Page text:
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Industrial Pipefitter Apprenticeship
Did you know?*
- Job opportunities should be very good, especially for workers with welding experience.
- Pipelayers, plumbers, pipefitters, and steamfitters comprise one of the largest and highest paid construction occupations.
- Apprenticeship programs generally provide the most comprehensive training, but many workers train in career or technical schools or community colleges.
*Statistics retrieved from the U.S. Bureau of Labor Statistics.
Pipefitters lay out, assemble, install, and maintain high and low pressure pipe systems, including: pipe supports, and related hydraulic and pneumatic equipment; for steam, hot water, heating, cooling, lubricating, and industrial production, and processing systems.
- Layout, fabricate, and install piping components; includes layout with a square, templates, offset, miters, bends, saddles, reducers, flanges, elbows, bolt holes, penetration and hangers; includes fabrication of pipe and tubing, pipe, tubing and fittings, templates, offsets with miters and fittings, bend pipe and tubing, and the fabrication saddles, reducers, flanges, tees, laterals, "Y" fittings and elbows, a hanger and stands and assembly from a detail.
- Install and maintain industrial piping systems; such as: process piping, process team, steam heating, hot water heating, refrigeration and air conditioning systems.
- Install, maintain, and troubleshoot hydraulics and pneumatics systems.
- Perform rigging operations.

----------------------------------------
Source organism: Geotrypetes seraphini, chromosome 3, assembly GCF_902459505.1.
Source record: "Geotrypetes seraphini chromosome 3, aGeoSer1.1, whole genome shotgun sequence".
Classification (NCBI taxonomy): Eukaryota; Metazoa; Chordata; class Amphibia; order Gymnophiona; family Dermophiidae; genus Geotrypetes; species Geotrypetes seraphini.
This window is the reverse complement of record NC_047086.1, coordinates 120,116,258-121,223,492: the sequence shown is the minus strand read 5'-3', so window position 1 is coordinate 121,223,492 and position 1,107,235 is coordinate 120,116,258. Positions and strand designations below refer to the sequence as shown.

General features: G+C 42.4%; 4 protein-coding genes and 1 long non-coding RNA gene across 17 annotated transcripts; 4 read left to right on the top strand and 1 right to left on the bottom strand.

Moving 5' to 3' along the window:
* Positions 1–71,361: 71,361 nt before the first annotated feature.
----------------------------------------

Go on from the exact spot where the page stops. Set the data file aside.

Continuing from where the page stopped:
- Transfer and handle hazardous materials.
- Apply safety and shop fundamentals to power and hand tools, and obtain training in OSHA safety standards.
- Additional work processes may be used to meet local needs, welding/certified, fittings familiarization, maintain valves ad actuators, maintain natural gas, propane ad fuel poi emitters and trains, maintain heat treat furnaces and auxiliary equipment.
Industrial pipefitters work in a factory setting either inside or outside in all weather conditions. They may be required to climb on machinery, lift heavy objects, and work at heights at times on ladders, scaffolding and catwalks in awkward positions, confined spaces, and areas where there may be risks. They use protective equipment to avoid common hazards; such as: safety belts, protective glasses and hard hats.
- 4 year training program
- 8,000 hours on-the-job training
- 576 hours paid related instruction
- Red Cross First Aid, CPR, and Transition-To-Trainer courses also required
- Entry requirements vary by employer
- High school diploma or equivalent
- Physically able to perform trade
- Applicants apply directly to participating employers
- Designs- Knowledge of design techniques, tools, and principles involved in production of precision technical plans, blueprints and drawings.
- Mechanical- Knowledge of machines and tools, including their designs, uses, repair, and maintenance.
- English Language- Knowledge and comprehension of the English language including reading, writing, and speaking.
- Mathematics- Knowledge of arithmetic, algebra, geometry, trigonometry and their applications.
- Computers- Knowledge of computer hardware and software, including their applications.